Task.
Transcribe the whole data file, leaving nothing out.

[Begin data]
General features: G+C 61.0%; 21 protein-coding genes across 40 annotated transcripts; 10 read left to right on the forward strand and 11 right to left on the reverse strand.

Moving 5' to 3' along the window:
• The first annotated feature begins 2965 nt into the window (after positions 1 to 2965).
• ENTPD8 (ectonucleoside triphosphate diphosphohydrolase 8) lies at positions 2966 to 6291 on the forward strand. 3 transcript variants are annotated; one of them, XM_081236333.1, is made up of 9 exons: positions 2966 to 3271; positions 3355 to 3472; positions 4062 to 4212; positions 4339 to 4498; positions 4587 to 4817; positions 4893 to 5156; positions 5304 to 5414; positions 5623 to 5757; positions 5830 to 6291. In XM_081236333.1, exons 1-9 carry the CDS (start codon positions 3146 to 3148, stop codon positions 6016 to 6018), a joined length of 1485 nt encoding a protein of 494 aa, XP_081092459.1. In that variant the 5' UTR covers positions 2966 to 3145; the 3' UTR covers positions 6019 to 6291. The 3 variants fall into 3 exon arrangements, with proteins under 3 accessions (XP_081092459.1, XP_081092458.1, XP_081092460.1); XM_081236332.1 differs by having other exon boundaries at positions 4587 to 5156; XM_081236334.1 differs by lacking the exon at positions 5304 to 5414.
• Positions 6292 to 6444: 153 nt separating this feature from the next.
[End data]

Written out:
General features: G+C 61.0%; 21 protein-coding genes across 40 annotated transcripts; 10 read left to right on the forward strand and 11 right to left on the reverse strand.

Moving 5' to 3' along the window:
• The first annotated feature begins 2965 nt into the window (after positions 1 to 2965).
• ENTPD8 (ectonucleoside triphosphate diphosphohydrolase 8) lies at positions 2966 to 6291 on the forward strand. 3 transcript variants are annotated; one of them, XM_081236333.1, is made up of 9 exons: positions 2966 to 3271; positions 3355 to 3472; positions 4062 to 4212; positions 4339 to 4498; positions 4587 to 4817; positions 4893 to 5156; positions 5304 to 5414; positions 5623 to 5757; positions 5830 to 6291. In XM_081236333.1, exons 1-9 carry the CDS (start codon positions 3146 to 3148, stop codon positions 6016 to 6018), a joined length of 1485 nt encoding a protein of 494 aa, XP_081092459.1. In that variant the 5' UTR covers positions 2966 to 3145; the 3' UTR covers positions 6019 to 6291. The 3 variants fall into 3 exon arrangements, with proteins under 3 accessions (XP_081092459.1, XP_081092458.1, XP_081092460.1); XM_081236332.1 differs by having other exon boundaries at positions 4587 to 5156; XM_081236334.1 differs by lacking the exon at positions 5304 to 5414.
• Positions 6292 to 6444: 153 nt separating this feature from the next.